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THE HENDERSON GOLD LEAF THURSDAY, AUGUST 30, 1900.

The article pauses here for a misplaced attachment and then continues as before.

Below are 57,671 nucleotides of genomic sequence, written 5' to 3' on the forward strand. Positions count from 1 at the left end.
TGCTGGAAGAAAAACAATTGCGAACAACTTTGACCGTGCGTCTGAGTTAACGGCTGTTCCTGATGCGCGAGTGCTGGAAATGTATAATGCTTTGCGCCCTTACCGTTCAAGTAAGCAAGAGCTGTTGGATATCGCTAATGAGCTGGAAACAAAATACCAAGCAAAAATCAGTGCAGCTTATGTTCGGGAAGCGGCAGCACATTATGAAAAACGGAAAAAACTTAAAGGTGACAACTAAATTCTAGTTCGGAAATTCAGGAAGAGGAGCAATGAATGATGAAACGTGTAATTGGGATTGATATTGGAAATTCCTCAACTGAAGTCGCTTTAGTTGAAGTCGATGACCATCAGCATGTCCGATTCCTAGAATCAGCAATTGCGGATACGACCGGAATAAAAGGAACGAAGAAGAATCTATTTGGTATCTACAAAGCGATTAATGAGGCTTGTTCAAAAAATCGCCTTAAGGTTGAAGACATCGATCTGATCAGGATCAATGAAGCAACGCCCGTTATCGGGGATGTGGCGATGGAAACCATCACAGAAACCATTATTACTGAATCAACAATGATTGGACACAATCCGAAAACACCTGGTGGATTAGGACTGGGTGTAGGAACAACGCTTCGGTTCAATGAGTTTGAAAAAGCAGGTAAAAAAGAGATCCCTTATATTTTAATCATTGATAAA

The Gold Leaf. ESTABLISHED 1881. DY THAD R. MANNING. TERMS OK SUBSCRIPTION: One copy one ynar. - l1- fi month. - -,5 i .50 We desire live agent and correspond ent at every postofliee in Vane and ad joining counties. Correspondence on all subjects or local and general interest, and opinions upon matters of publie eoncern, are invited. The editor will not be responsible for the view9 or statements of correspondents and reserves the right at all times to revise or reject any article he may think proper. . , One side. only, of the paper roust be written on and the real name of the writer accompany the contribution. No attention will be paid to anonymous com munications. THURSDAY, AUG. iW. 1UOO. Fit a no K now threatens to jump on Kn-lanl and a war between those lowers may be next in order. ;kn. Julian S. Carr has issued an address to the public formally an nouncing himself a candidate for United States Senator to succeed Marion Butler. To the two kaleigh morning dalies: Stop it or issue njecial (and private) editions in which to abuse each other. The public are becoming tired and disgusted with the whole business. Ckok;e White, the negro Congress man, savs he will not be a candidate for re-election. Nor is that all. He actually threatens to leave North Car olina and carry ;"),iii) negroes with him. TilK loss of such worthies as Marion Butler and Ceorge White at one time would be a consummation devoutly to I Mi wished. As this seems to be au era of good things for North Carolina there may be something in it. BitoriiKi: Morgan, of the Murphy Denioeral, announces among other things "taken on subscription" such articles as rye and corn. But whether the extract thereof or the grain in its natural state we an; left to conjecture. Willi. K Hon. F. M. Simmons1 can didacy for the United States Senate was so well known as not to need a formal declaration on his part, he has published a card to that effect, which we have pleasure of publishing in another column. Thk Democratic State Kxecutive Committee has been called to meet in Kaleigh September oth, for the pur jM)se of devising machinery for hold ing a Senatorial primary and also to transact business connected with the National campaign. K. W. I'or has withdrawn as a can didate for the Congressional nomina tion in this, the Fourth, district. This leaves the contest between Con gressman At water, of Chatham. Capt. W. B. Shaw, of Vance, and F. S. Spruill, of Franklin. Noitiu Carolina has done well in honoring the memory of her foremost and most beloved son, Zebulon Baird Vauce, in erecting the noble statue which was unveiled in the presence of admiring thousands in the capital city on Wednesday of last week. llAVisi erected a statue of Vance one of KiisijMi Worth Bajrlev is next in order. The necessary funds are in hand, we believe, and it is said Sculptor Kllicot, of Washington, who designed the Vance statue, will be awarded the contract. The statue will bo of bronze, life size. It looks like the allied forces around Pekin may yet lie overcome by tho Chinese troops by force of overwhelming numbers. The situa tion of the foreigners is extremely critical, according to latest reports. Telegraph communication is cut otT and the railroad to Tien Tsin is de stroyed. Thk I'opuliflt National Committee at Chicago endorsed the nomination of Stevenson for Vice-President, Chas. A. I owne having resigned. It was a question as to whether principles would thus be placed above partisan ship, but the latter won despite the opposition of Chairman Butler and his handful of followers. Chaklottk, which the Observer ays is reckoned by a Northern capi talist to be the Chicago of the South, is to have a brewery, the largest in the South it is said. A site has been purchased for the purpose and a 1:100.000 buildiag. with a larre ice plant attached, will be erected there on, work to be commenced inside of 80 days. Wk send fraternal greetings to our brethren of the North Carolina Tress Association at Asheville this week. and regret that we cannot be with them. Under anv circumstances would it have been a source of regret to have to forego the pleasure and profit of such meeting, but the occas ion of our detention at home makes it doubly distressing The Wilmington Messenger copies an extract from what the Gold Leat said about the candidacy of Mr. Ales- J. Feild for the position of presiden tial elector in the Fourth district. prefacing it as follows: Mr. Alexander J. Feild, of Kaleigh, but a native of Warren, and a lawyer Of exnerienCM Ollli nhilifr ma u-all a" - ( M " . .19 a gentleman of pure and manly char acter, i oeing urgeu lor the place of presidential elector in the Fourth dis- inci. ne maae many speeches in the taie campaign. Why not try II. THO.MASON on flour and get the best in town for tho monv? Thoue 1M. THE PEOPLE WILL DECIDE. In a recent issue of the Wilming ton Messenger there wa3 a communi cation written from Fayetteville in which the following paragraph ap peared: Is not the Ra eisrh correspondence of the State press rather too arbitra rily forecasting public sentiment in the matter of the United States Sena- torship? We are told almost con clusively that we must accept it as a foregone conclusion that Hon. t. M. Simmons is the choice of the whole Democratic oartv of the State, and r.nn newsnaner Writer intimates that it would be unfair for any one even to appear as a competitor against him. No good Democrat will disparage the illustrious services of Mr. Simmons, but North Carolinians, thousands or ill not foryet that to the stand taken by Wilmington we are indebted more man 10 any omei in fluence, for white supremacy in this State, and that at the fitting moment - - mm a 1 1 1 A. Hon. A. 31. Madden piacea uimseu at the head of this movement, subject inf himself to a fearful responsibility, and, in case of defeat, exposing him- sylf to ruin, v auueu ana nimmons both have deserved well of their fellow citizens. Let the people de cide this matter in the Senatorial primaries. A NORTHERN OPINION OF THE NEORO. The following is from the New York Town Topics: 'Under no circumstances can mob law be justified in a civilized com munity; bat it is only fair to say that the negroes of New York have brought trouble upon themselves bv the out rageous insolence of their behavior on the streets, in tenement houses and in the cars. They have not been satisfied with being considered as good as white people; they have as sumed to be superior. The Repub lican party commuieii a gross crime against the republic by giving them votes before they were educated to the right use of the franchise, and the Republicans are always coddling and petting them by appointments in the National departments as janitors, porters and letter-carriers in order to win their ballots, rutted up by this political favoritism and presuming upon it, the negroes have made cer tain sections of New York uninhabit able for the whites, and in consc- (juence of the prevalence and arro- gance of negroes white persons find it unpleasant to pass along rixiu, Knventh :ind Kichlh iivenues. between Twenty-third and Forty-fifth streets, alter iiignttall. other racial quar ter of the city not even the Chinese quarter is so barred against the majority oT our citizens. hue these facts do not justify i) egro-bai ting, thev show that it is to some extent au application of the law of retalia tion. We publish this not as an- endorse ment of the indiscriminate and out rageous violence upon the negroes in New York durin"- the riot there but as showing the growing anti-negro sentiment at the North. Charlotte Observer. You assume no risk when you buy ( 'hnmbcrlain's Colic, Cholera and Diar rhoea Remedy. The Horary Drug; Co., will refund your money if you are not sutislied after using it. It is everywhere admitted to be the most sinressful rem edy in uc for bowel complain tw und the only one that never fails. It is pleasant, safe and reliable. LETTER FROM KITTRELL. Items of Personal Interest Delightful Lawn Party at Mr. C. H. Williams' Nice Sum Realized for Fairport Church, Kittkkm.. N. C, July 18. 1900. Fpitok (Ioi.d Leak: Dr. and Mrs. I). S. Rowland have lately returned from Baltimore. Mrs. Rowland went for treatment and returned very much improved. Mrs. Bob Hadley, of Lake City, Florida, is spending some time with her sister. Mrs. C. L. Whitaker. Miss Mary Kimball, of Tar River, is visiting her sister, Mrs. B. C. Allied. Miss Minnie Stone has returned from a few days visit to friends in Henderson. Miss Maggie Reid returned last Friday from Lenoir, where she had been quite ill for several weeks. She was accompanied by Mrs. Sallie Fuller, who has been with her during her illness. Her friends are glad to have her with them again and to note her improvement. Mr. J. M. Fuller, of Washington City, is here on a visit to his father. Capt. J. H. Fuller. Messrs. J. W. Moore and K. M. Person are all smiles now both boys. Miss Ellen Crudup is visiting friends in Henderson. On last Friday evening a most delightful lawn party was given at the residence of Mrand Mrs. C. 11. Williams for the benefit of Peace Chapel. It was one of the most en joyable social evenings the Kittrell people have had during the summer, owing to the etlicient management of Mrs. Williams and her charming daughters. The special features, aside from the delicious cream served, were the fortune telling by Mrs. J. S. Reid. who looked a veritable gypsy in her gay costume, and the music furnished by some of Kittrell's home talent, Messrs. John Moore, Parrv Finch. C. H. and T. S. Williams and Miss Mary Kimball. All present loud in their praises of the entertain ment alTorded by the musicians, and indeed it was a rare treat. To add zest to the occasion it was announced that tickets would be given when cream was served and the one holding most tickets would be allowed to crown some one of his choice, if not "Queen of the May," "Queen of the Night." Little Mis's Alice Person was the fortunate winner of the crown, and very happy she looked as she was enthroned upon a table to receive it from the hands of Mr. J. W. Moore. The entire evening was a decided suc cess in every way, financially as well as otherwise, for we are told that a very neat sum was received for the benefit of the Fairport church. P. QUESTION ANSWERED. Yes, August Flower still has the largest sale of any medicine in the civilized world. Your mothers' and grandmothers' never thought of using anything else for Indi gestion or Biliousness. Doctors were scarce, and they seldom heard of Appen dicitis, Nervous Prostration or Heart failure, etc. They used August Flower to cjean out the system and stop fermenta tion of undigested food, regulate the ac tion of the liver, stimulate the nervous and organic action of the system, and that is all they took when feeling dull and bad with headaches and other aches. You only need a few doses of Green's August Flower, in liquid form, to make you satisfied there is nothing serious the matter with yon. For sale bv the Dorsev Drug Co. VANCE IN BRONZE. STATUE TO THE MEMORY OF THE GREAT CAROLINIAN Unveiled in Raleigh Last Week In the Presence of Assembled Thousands nr. Battle's Admirable Address on the Life, Character and Public Services of Vance. From the Xkws find Observer of the 23rd we take the follwing: Yesterday a red letter page was written in the history of North Caro lina. It was an event simple in itself, but of immense meaning and weight. It was the drawing aside by a young lady the veil that hid from the view of the crowd the 6tatue of a man. But it is the story back of the man's life and the history of his acts that makes the scene notable. It was the unveiling of the monument erected by the people of North Carolina to their illustrious tribune, Zebulon Baird Vance. Just a few moments before 12 o'clock the drum corps of the L. O'B. Branch Camp of Veterans marched down Fayetteville street and halted in front of the Market, keeping up the rat-tat-tat of the drums. This was the signal for ths procession to form. Wright's Cornet Band joined the drum corps and struck up a popular air. The uniform of the band con trasted sharply with that of the drum mer boys who were dressed in gray with red stripes and red paint brushes in their caps. The veterans fell in next. In this body of old Confed erates were several uniforms that saw service during the Civil War. At the head of the Veterans were two Confederate flags, ono belonging to the Ladies' Memorial Association and the others to the L. O'B. Camp of Veterans. Then three military com panies arrived who had come in on a belated train. The military were ar ranged and tinally the procession moved up the street, around the Eastern side of the square, entering the capitol grounds at the Northern gate. The Wilmington company was the only one carrying a banner. The naval reserves brought up the rear, their white uniforms contrasting with the blue of the soldiers. The order of the march was as fol lows: A platoon of Raleigh police L. O 1. Branch Camp of Confeder- ate Veterans. Wright's Cornot Band. The Raleigh Light Infantry, Capt. Bernard, 42 men. The Forsyth Riflemen, of Winston, Capt. Bessent, 32 men. The Wilmington Light Infantry, Capt. White, 40 men. The two Durham companies under Capt. Woodall and Capt. Christian, 40 men each. The Franklinton Rifles, Capt. Mc Oee, 40 men. The Granville Grays, of Oxford, Capt. Landis, 40 men. The Vance Guards, of Henderson, ('apt Poythress, 56 men. The Clinton Rifles, Capt. Holmes, 24 men. The Goldsboro Rifles, Capt. Gris wold, 40 men. The Kinston Naval Reserves, Lieu tenant Person. 30 men. The New Bern Naval Reserves, Lieutenant Hill, 30 mon. Of the Confederate veterans, there were only two camps besides the L. O'B. Branch Camp that were at all well represented. The Cape Fear Camp, of Wilmington, had about 30 veterans in uniform and rank, and was led by Col. Waddell. About 100 of the R. S. Webb Camp were in line, led by Mr. V. Ballard. As the procession marched up the street a stream of visitors passed up each sidewalk, the citizens generally preferring such shade as could be gotten from the awnings and build ings on the sidewalks to the hot sun of the middle of the street. The mili tary companies kept on around the square, but the citizens cut through the walk to the stand. Owing to the fact that the crowd was scattered very much and that only a small part paraded, of those who it was intended should do so, it is very difficult to estimate the num- ber present. lhe railroads say that 7,500 people came into town Tues day and yesterday morning. If this is true, and the railroads have a more definite way .of getting at the numbers than any one else, there were not less thah 10,000 people present at the un veiling. The ceremonies took place on the Eastern part of the capitol grounds. All the park benches of the city had been secured for the occasion, and a large platform had been built, from which the orator of the day spoke. Col. Kenan, Chief Marshal, at 12:2 o'clock, announced that the ceremony would begin with an invocation by Rev. Eugene Daniel, I). D.. pastor of the Presbyterian church, of this place. Dr. Daniel delivered an impressive prayer. Then in a few choice words Col. Kenan introduced Mr. R. II. Battle, the orator of the day. Col. Kenan's introduction of Mr. Battle was comprehensive, though short and to the point. He said: "It is gratifying to know that our people havo this day furnished addi tional evidence of their intention to honor the memory of our great men. That intention has been practically manifested by individual contribu tions and au appropriation of public money by the Legislature. The re sult is the erection of that statue in its enduring form, and it represents the ideal North Carolinian. What manner of man he was. and what are the interesting and prominent fea tures of his remarkable career will be told to you by one of his most inti mate personal and oflicial friends, Hon. Richard H. Battle, whom I have the honor of presenting to you, ladies and gentlemen, as the orator of this occasion." Mr. Battle then arose and address ed the crowd. His address was a complete presentation of the life and work of Vance as a boy, student, law yer, legislator. Congressman, soldier, Governor, Senator. He said that North Carolina was not unmindful of her great men and that by common consent Vance was fixed upon as the man the people of the State delight to honor. The oration, though deliver ed from manuscript, was forcibly and clearly spoken. It consumed "more than two hours in delivery. At the conclusion of the speech Misses Epsey and Ruth Vance, ac companied by Messrs. Joseph Brown and J. D. Boushall, respectively, went to the base of the monument. At the proper time they pulled each an end of the veiling rope gently, and the veil parted and fell in" little mounds at each side of the base of the and the monument was un As the vision of the figure veiled, greeted the crowd a mightv shout went up. and the people surged and broke in volumes at the root oi the statue. After the feverish euergy had spent itself. Dr. Daniel otfercd a benediction and the .ceremony was over. THK MONUMENT. The statue is of bronze, is eight and a half feet high and represents the perfection of the sculptor's art. The likeness of the Senator is strik ing and the attitude is typical. The pedestal is eight feet and a half high, is of Mt. Airy granite and was cut by Messrs. Cooper Brothers, of this city. The entire monument is placed upon a turfed mound, four feet high. On the bottom is the word VANCE in large raised letters, and there is no other inscription. It is one of the handsomest monuments in the South. The modeling was done by Mr. H. J. Ellicot, of Washington, who is in the city and is being congratulated on everv side at the success of the work. " . LETTER FROM PARIS. A Henderson Boy in the Gay French Center off Fashion Writes of His Observations and Impressions Abroad The People, the Exposition and Other Things. I.KTTKU NO. THHEK. l'.wiis, Fiance. August 15, 1900. KitiTOK (Joi.o Leaf: The buildings of the Exposition grounds are very fine. Fountains piny in front of them and statuary is every where. I will not at tempt descriptions. The l.'nited States building is fine but rather hard to locate. In it is a post office. On the ground floor are reception rooms around the railings of the other floors are hung shields with the Stars and Stripes, one for each State, also for thf Philippines and Cuba. The building is on the left hand side of the river and is shaped like the capitol. Crossing the river I found myself among the theatres. They were almost count less. It was almost time for the show to l'gin and all those who took part were on exhibition on a little porch that is in front of each theatre. While seeing the sights my friend went into the Palace of Aztecs. A crowd of them were taken about by a guide. He came to one room and after puttingtheni all in it. closed the door. The room was perfectly bare and we were wondering what 'game they were up against"' when the room became dark. At one end it was a little darker than at the other and at that end appeared three women cover ed with phosphorus paint. Two only had their drapery on and one did not have anything on. This is Paris. The door was locked and my friend had to wait until the door was unlocked. Such are the ways of the French. They have no Sabbath in Paris. Sun day is like any other day, with the exeep ception that you hear the church bells ringing. Stores are all open find work men are at work every where, as on other days. Stores all close early here and after that are all dark. Business begins about 10 o'clock and closes at about 4 or 5 o'clock. The different boulevards going through the Exposition have flowers, trees, seats, statuary ami fountains. It is just as if you were in one grand palace. In one of thi' Exposition buildings you can walk straight ahead for 15 minutes before get ting out. We spent part of one Sunday at Yer seilles. which is almost as much a part of Paris as the Champs Elyses, at all events no one thinks of leaving Paris until he has paid a visit to the place where Louis XIV and his successors lived in splendor until the crash and ehoas of the revolu tion. The town of Verseilles is, in itself, dull and unpretentious, but the magni ficent park and palaces of the Bourbons now freely open to the public, abund antly repay repeated visits. I saw a splendid military parade, the soldiers and officers all in full uniform. They were fixing for n grand display of fireworks at night, but I did not care to wait to see that. At least one day at Verseilles should be devoted to the palace, another to the park and its dependent villas the grand Petit Trianons. I saw the foun tian which cost 2,000 every time it is started. The Petit Trianons recall the joyous, youthful Marie Antionette. This was her rural home, whither she loved to retire when wearied of the tedious cere monial of the court. In the neighboring palace of Verseilles she was a queen, weighed down with grave responsibili ties and fettered by the numberless an noyances incident tofashionable life. But here she was a happy woman, wife and mother discarding all formality, even ridiculing (unwisely as it proved) the rigid etiquette of old French royalty. It is said that on these lawns she played 'blind man's buff" and "fox and geese" and joined in all fun and frolic. The im mense park of Verseilles, with its world famous fountains and shaded avenues, groves and lawns, purple with multi tudes of statues, is still as beautiful naturally as when its picturesque allies saw. like a company of actors on a splendid stage, the brilliant court of Louis XIV, One needs many days to look through the splendid palace.' But even one day there will be a joy for ever. The clothes of the French people nil seem too big for them. We have had delightful sails up the Seine river for 10 cents. The people all spot us as Ameri cans the moment they see ns. But I am again reminded that this let ter is getting long. One sees so much when traveling in foreign hinds he knows not when to begin or where to end his account of his observations and exper iences. In September I start on a tourthrough cities of Germany, Switzerland and Italy. When I have seen Naples, Venice, Florence and Home I shall be ready to return to the I'nited States to begin medical edu cation in New York. X. The Kind Y'ou Have Always statue, 22i ture of Chas. H. Fletcher, and has been made under his personal supervision for over 30 years. Allow no ono to deceive you in this. Counterfeits, Imitations and " Just-as-grood" are but Experiments, and endanger tho health of Children Experience against Experiment. What is CASTORIA Castoria is a harmless substitute for Castor Oil, Pare goric, Drops and Soothing- Syrups. It is Pleasant. It contains neither Opium, Morphine nor other Narcotio substance. Its apre is its guarantee. It destroys "Worms and allays Feverishness. It cures Diarrhoea and "Wind Colic. It relieves Teething Troubles, cures Constipation and Flatulency. It assimilates the Food, regulates the Stomach and Bowels, giving healthy and natural sleep The Children's Panacea The Mother's Friend. The Kind You Have Always Bought Bears the THE ctWT.U. COHP.WY. TT S9 In Use For Over 30 OUR RALEIGH LETTER. OPENING OF NATIONAL CAMPAIGN DEMOCRATIG HEADQUARTERS. AT Meet Ins of State Committee Congres sional Nominations Next Week Counclll Becomes Judge at Once State Fair Striking flill Hands Butler In Chicago Crops In Bad Shape Exportation of Negro Ser vants Stopped Numerous News Notes. (From Our Regular Correspondent.) Raleigh. X. C, August 27. 1900. Next week Chairman Simmons and Secretary Pearsall will re-open Demo cratic headquarters here and legiu in earnest the campaign for Bryan and Stevenson. As in the State election, Chairman Simmons will put his whole heart and soul into the work and will direct and manage a brilliant campaign and canvass of the State, one which will doubtless be ns successful, for nil practi cal purposes, as the great victory of August; even if the majority for Mr. Bryan's electors is not quite ns large as that of Mr. Aycock and the amendment, it will le as certain and as decided, for never was the machinery in better shape and the chief engineer never betterqunlified or in better heart to com pass the defeat of the enemy. VANCE HTATl'E AFTERMATH. Though the crowd of visitors at the unveiling of the splendid bronze statue of Vance, last Wednesday, was not as large as expected, it was a representative one, the visitors coining from widely dis tributed sections of the State, quite a number from other States, and the oc casion was a great success. Every one recognized the striking, faithful likeness to the original, in both form and feature, as soon as the statue was unveiled by his two little grand daughters, Epsey and Ruth Vance, and it will be a popular object of interest to visitors in all the years to come. And there he stands North Carolina's greatest and most beloved son, in death as in life the people's idol f!od bless his memory ! MIXOIt MENTION. It has been decided to open the State fair this year on Monday and continue it through the entire week, Iteginning October 22nd. Friday has been desig nated as "Educational Day.'' Secretary Pogue states that the outlook points to one of the most successful fairs in the his tory of the Association. Solicitor Ed. W. Pou has formally an nounced his candidacy for the Democratic nomination for Congress in this, the Fourth (Raleigh) , district. The race now appears to be between him and Congress man Atwater, though Messrs. Shaw, of Vance, and Spruill, of Franklin, will also be in the race. The vote of Wake county will be divided, chiefly between Pou and Atwater. The Democratic State Executive Com mittee has been called to meet here on the evening of September 5th, "to provide machinery for holding a Senatorial primary and for the transaction of other business connected with the National campaign." It is intimated that the question of making the "nigger" an "issue" again may be also settled by the committee at this meeting. Judge George H. Brown denies the re port that he is to be a candidate for Linked States Senator at the primary, or that he intends to seek the .nomination for Chief Justice two years hence. The Lutherans of North Carolina will hold a "Century Re-union" at China (Jrove August 2!th. Since the race riots in New York, Ohio and elsewhere North, the employment agency here has been notified not to en gage any more negro servants for service in the North "prejudice too strong at present." A new national bank for Sanford, capi tal 25,000, has been authorized by the authorities at Washington. Judge-elect W. It. Councill will take the oath of office this week, and be the first of the candidates elected on the 2nd in stant to go into office. Judge Bowman, the present judge of the Tenth district, being an appointee of the Governor to fill a vacancy, retires after the "election" of his successor, "immediately after te ascer tainment of the result in the manner pro vided by law," the State canvassers hav ing just performed that duty. There are said to be a dozen candidates for the Democratic nomination for Con gress in the Eighth district, by the con vention which meets at Lenoir Septem ber 0th. Democratic prospects are said to be bright in that district, especially with E. Spencer Blackburn as the oppos ing candidate. The cotton and other crops, through out the Eastern counties especially, are said to be in worse condition than in many years, because of the protracted torrid and dry weather of August, the hottest consecutive "spell" in thirty years. The "union" operatives at Durham are holding out and taking work at mills elsewhere, but the Erwin mill officials say they are not inconvenienced by the strike, as it was desirable to curtail pro duction at present, and instead of shut ting down for two or three weeks, the machines rendered idle by the strikers will be unused for a month or so. Over 500 operatives are still at work at this mill. It is claimed in some quarters that New England cotton manufacturers as well ns Northern labor unions and lead ers are encouraging the "organization" of Southern mill labor, because of the ad vantages which the Southern mills now have over these Northern competitors. Tom Jones, a negro "preacher," is to be hanged here Friday for the murder of a negress and her three children. LLEWXAM. See list of farms and town property for sale and rent by J. L. Currin, real estate broker, and don't bother about the cen tury you are now living in just so you can secure bargains by making a deal in dirt with him. Bousrht has borne the sis-na Signature of Years. UHft.T TUtrT. MCW TOK CITY. uJdDDdCB hy the use Baking Powder is considerable. Royal is economical, because it possesses more leavening power and goes further. Royal saves also ' because it always makes fine, light, "sweet food; never wastes good flour; butter and eggs. More im portant still is the saving in health. Royal Baking Pow der adds anti dyspeptic qualities to the food. Imitation baking powders almost invariably con tain alum. Alum makes the food unwholesome. ROYAL BAKING POWDER CO.. 100 WILLIAM ST., NEW YORK. SATISFACTION GUARANTEED ! TO ALL WHO I'ATUOMZi: THK Hew Cotton Ginnery of Beacom Brothers Co, HENDERSON. N. C. OX IiLOCK AND IX KEAlt OF D. Y. COOPER'S WAREHOUSE. With JOHN W. ADCOCK n manager, and a corps of exierieiH e men in c harge, with the latest improved PRATT HULLER GIN we an guarantee best sample, yield and price to all who have cotton ginned with us. JfcarHKHIEST PRICES AT ALL TIMES PAID FOR SEED CO 11 l)X. Also Busies, Wagons and General Merchandise at .... Unheard of Prices For Cash .... Yours to serve, BEACOfl E. M. ANDREWS FURNITURE AND MUSIC CO, CHARLOTTE, N. C. Largest Dealers in the State, Selling at LOW PRICES, xne instruments we sell are all guaranteed "by fifcc makers. Our goods are bought direct from the factory at Lowest Prices uu4 thev are sold to all at one unilorm Low Price. No deception, no trick as practiced by many u-to, uu minuuii iair u-eaimeia to .u.. aa jiuy unu as low even as manufacturers sell at Retail. W0 mat' t I. i 11 n -. . 1 T 1 . 1 1 1 . . r ..... . . . ..vmvLuioaicimuiB Mureio cneap here as the biggest Bargain Driver in the land. It pays you to deal wun a rename store. Write us for E. M. Andrews Furniture and Music Co., Charlotte, N. C. If! Ilfwli 1 1 M , 8 I 1 TERM5 MnnFDATK. . I s - .i-ok QlAUTI J A & M- Money Saved And You Certainly uy mKing Advantage of the Opportunity Now Offered. In order to make a change in my business I shall offer At and Below Cost tor the next 90 Daus ! A Nice Line of very Desirable and Stylish Ladies' Dress Mi from a Cotton Plaid to All Wool Cashmere. Also a large lot of Ladies' Underwear, both Cotton and Wool. Also a big line of Ladies', Misses and Children's SHOES I also at the same time offer a large lot of Men's and BoyS: v., . 3.iC3 rtuu s.jjes. GENTS' AND BOYS' HATS AND CAPS, from Wool to Fur. A fine line of Pants Goods and Men's u,lucnvear- rjrn wool and Cotton. All of which Will Dg sold at and Below Cost! Henry Thomason, HENDERSON, N. C. There io no baiting powder eo economics! in practice! use, no matter hovj litilo of hero may cost, ao the Royal BROTHERS. g Tbe Standard Pianos of the World. Such "c TheChlckering Ivers & Pood, and KiogslbMry Organs off the Best Makes. all alike. Y e guarantee our prices traae at. lour little girl can buy as catalogues and prices. ful catalogue c address H HOLT.kOAK Ridge.N.C is Money Made! can Save Money t very handsome line of REDUCED RATES VIA SOLTHFPv Dill WAV " At the Times and Occasions Bd0 Mentioned the Southern R:i. Will Sell Follows: Round Trip Ticket -v as Woman's Homo ami Forviirn V; ary Sot-iety of the North Carolina ( on ferencc of The Kvan'Iica! I.uth " ans, China Orow, V ('., AujriHt L".-:ti . .mi .-..ii i . . ""av av Will r" IVJUUW 111(1 UlKflS t( II.;' (irove, N. t, at ?U S.i from H. n.W,,, " Tickets will be sold August -Jim, ; 30th. Filial limit September Wh Meeting (irand Lodge of (,M r,.i,ui of North ( arolina High Point, , September 4th. Fare for t li- roi'm'.i'tr'n from Henderson j.h.i. 1 iok.-ts tn sold Septrmtier 1st to 4th, tiiui! I,,,! September 12 th. " Meeting 'f Orange Pr. sU i, , v. u boro, September Jtli. r.oo r,,,- t;, easion thfc Southern l!aihv;iv m ..j round trip tickets based u tariff-' ,;' i - , i p- I.... iii.. . - '- euiar iin. i u-Ki-i.- Nun -pinilH-r :.h to ."th. inclusive. Until limit S.!,.,.,,.! ' 11th. Annual Convention nndTounium, i,t . : the North Carolina Colored l ii.-m. !l s sociation. Salisbury, St pt ml..-r lhi, , , 1.1th. 1!00 For civilians th.- K,,mi,,.r,, Hailwav will sell round trip ti.kit-. f. one nrsi-eiassiure;ior iireitu-n m Hiufum. ten or more on one ticket, the tat.- ti,mi Henderson will Ik- $.1.;t() ca-h. Annual meeting Mississippi Valley ,,. leal Association, Asneviue. .. t . o, t,,,.r Dtli to 11th On account of tie ;il.,,v,. the Southern Railway will sell round Iri., tickets at rate of one first l i limit, ,j fare. Tickets to be sold Uetul.et r.il, ,,, itth. inclusive, linal limit 0,t..Ui i;,tj, I'M 10. Annual Session Sovereign i;r.4I i Lodge I. O. O. I ., Kichniond. Va , Sj, tember 17-2'Jnd. On account of ,,1,,,,., The Southern Hailvvuy will sell r..uii,i tripTtickets to Hichiiioud. Va , at $:t from Henderson, hckets to September lnth to 17th iiu-lushe. l umi limit September Jotli. Annual Convention National '--i.tit Association, (colored,) Kielnnond, 'H September 12-20tti, ll00 in n.vmmt of the above I lie r-oiitliern K.-ninnr in Bell round trip tickets to Uii lniiond. Va, at rateof &1..1. from Henderson. Tirkcid to be Bold September 10th to lL'thiu elusive. Final limit September L'Jnd. Annual Meeting Order of The Kimtn Star, Winston-Salem, N. C. Seiciiil.r lOth-lGth. On account of the al,v. tV Southern Uailway will sell round trii tickets to itistoti-iNilem. N '. Tin- fare from Henderson will be S.'.sr, Ticket to be sold SeptemberMli to lott, inclusive, final limit September lsth The University of North Carolina. The Head of the State's Educational System Three academic courses lcadiii: to IV grees. I roiessionai courses m i.aw, u, icine and Pharniacv. Summer ScIhmiI tor Teachers. TUITION $6o.oo.- Scholarships and loans to needy. Iw tuition to candidates for ministry, milli ters sons and teachers. .112 student. i, sides irl in Summer School. :is teacher in the faculty tor catalogues ami nuormation a nhe F. T. YEN ABLE, President, Chapel Hill, N.t J. L. CURRIN Real Estate Broker and Auctioneer. Henderson, N. C. FOlI SALE 1MPKOYE1) LOT.V 8 room house, Hurwell avraml Chestnut -t 5 room house, liarnett street. 5 room house, Southall avenue. 4 room house, Southall avenue. 8 room house, Orange street. 4 story Hi ick Factory a splendid loiild- tng Tor loliacco factory or Kmitn.u Mill. Large lot ahd convenient tenant lnm-i'v 1 room dwelling on Church street-laiw lot ami splendid shade and li iiit tiers. Brick f-toie house on Montgomery strict. 5 room cottage on Montgomery Movi about 10 acres and is offered v ry luw. Factoiy building on Wyche Mreet WMl located for carriage factoiy. UNIMPROVED. 90X100 Garnett street, 200x2.'.0 cm M:! gomery and llrecken ridge street. tt0x210, cor Young, Chestnut and ( Inneii 400x500, Chavasse ave, 7 acies near cuun:' 3 lots near Fair Oround. If you want a jood Farm see win'. I have before you purchase. ' Terms Easy. Ucnti Collected. J. L. CURRIN. A. K. HAWKES, The Famous Atlanta Optician riatxam UKCLTN LI- GOLD MEDAL HIGHEST AWARD DIPLOMA OF HONOH For Xuix-rior Iense Crimling stiol 1 1 cellenrv ill tie- .M.-lIlllf;efiiri- ! Sj'- taelesand F.Ve Classes. Sold in f. cities. 'Mid tow ns in the I'nit. dS' ' ."These famous glasses for ah- in I''1 dcrson by the Horsey Urug (Join pan) NOTICE. I HAVE THIS DAY OI Al.lKlKH A the Ailmiiii-t lator of the --:it- ; ' late Dr. William T. .h atl.ai.-.. ' " elk of the Superior (.'ouit f Jouiity. and this is to ii'tlly holdinK claims aKiiinst tin- rai-i et: present the same to me on or U'-f""' yth day of July. 1901, or thi-. i.'.t.r' "ill pleaded as a bar to the n-C"v iy Ui''' , Persons indebted to the sai.l .t:ifr make immediate settlement. This .ith day of July. lWi. A J. ZOI.LK im.i: Adiiiini-tf-1'''"' 52? . '- f ON HAND nt nil !fltu.' I--. i uitieilp!"1 finest trottinjr, eom-h , aT t '" Tliey are made of the Uv-t 'i',", by the bent workman-hil'. 11 everything in the lt ami ii'-v v. in triimnirifrM and desiV""- '' V'' you a set of Larm-sK that an t I ' either quality, priVe or styl. L.T.' HOWARD- HENDERSON. ' -I'